Recently I happened to see the documentary Wartime Singapore on TV and it brought me memories of what my father had told me on more than one occasion about World War II in Singapore. (I was born after the war.)
I remember my father telling me about the very good man Mr Srish Chandra Goho who was better known as S.C. Goho.
Goho was a lawyer at that time and my father was his clerk. And during the Japanese invasion Goho, who was in charge of the Indian army in Singapore, had rendered help and protection to my family. And he had provided food, shelter and protection for my aunt (my mother's sister) by taking her to his residence in Calcutta, India where there was no war. Whilst in Singapore, my mother had told me that the Japanese came and knocked on the door of the flat where my father, mother and grandmother were staying in a rented room. Then my father went to the door to answer and after which the Japanese went off and all the people in the flat were unharmed.
Goho then adopted my aunt as his daughter after the war. And my father had in the mid to end 1960s, when returning home from an overseas working trip, visited my aunt at the Goho residence in Calcutta. And my father told me that his residence was a big house with several servants. Then sometime around mid 1980s my aunt came to Singapore and visited us. And today my aunt is still living in Kolkata/Calcutta with her sister-in-law Mrs Goho but at a new Goho residence, and we do keep in touch by letters, cards and phone calls.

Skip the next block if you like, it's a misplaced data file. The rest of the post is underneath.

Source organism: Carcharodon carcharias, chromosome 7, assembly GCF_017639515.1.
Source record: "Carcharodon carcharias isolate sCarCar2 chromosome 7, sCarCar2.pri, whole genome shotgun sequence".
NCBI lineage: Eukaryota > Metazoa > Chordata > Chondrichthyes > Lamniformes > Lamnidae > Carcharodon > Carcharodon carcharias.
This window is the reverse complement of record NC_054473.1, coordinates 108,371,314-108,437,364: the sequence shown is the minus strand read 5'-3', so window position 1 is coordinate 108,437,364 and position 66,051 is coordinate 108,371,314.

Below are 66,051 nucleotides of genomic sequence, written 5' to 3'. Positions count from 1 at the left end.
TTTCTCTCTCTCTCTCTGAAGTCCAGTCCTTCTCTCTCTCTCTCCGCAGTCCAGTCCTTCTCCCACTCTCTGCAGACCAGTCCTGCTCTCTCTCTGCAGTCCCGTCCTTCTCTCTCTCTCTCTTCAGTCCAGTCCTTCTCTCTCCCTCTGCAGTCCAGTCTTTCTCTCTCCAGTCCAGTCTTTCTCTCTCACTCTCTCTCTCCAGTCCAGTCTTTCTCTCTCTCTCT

And as the years went by after my father had told me about Goho, I read and learnt that during the war Goho had organised the Indian Passive Defence in Singapore with 800 volunteers where 16 depots, one being a first-aid hospital, were set up and more than 10,000 casualties were treated including civilian casualties who were Chinese. And Goho had also secured a few ships from India to evacuate his countrymen, women and children. To all that a passage in a letter from Lt.-Col. Chaudhuri O.B.E., former Commanding Officer of the Nee Soon P.o.W. Camp, to Goho after the liberation read "You saved many lives, and for this our gratitude can never be wanting". So, Goho had not only rendered help to my family but also to many people when the war broke out.
After the war Goho, as an independent candidate, became one of the first of six elected legislative councillors in Singapore in 1948.
Eight years later, his son was admitted to the Singapore Bar and he practised law here. And my parents would bring me to the junior Goho's home on Diwali day and he and his wife would come to our home during Chinese New Year. And when he had retired, there were afternoons when I had tea with him and his wife at their home before they returned to Kolkata to the new Goho residence to spend their retirement. And they had invited me over.
And this is a nice wartime memory which I got from my father.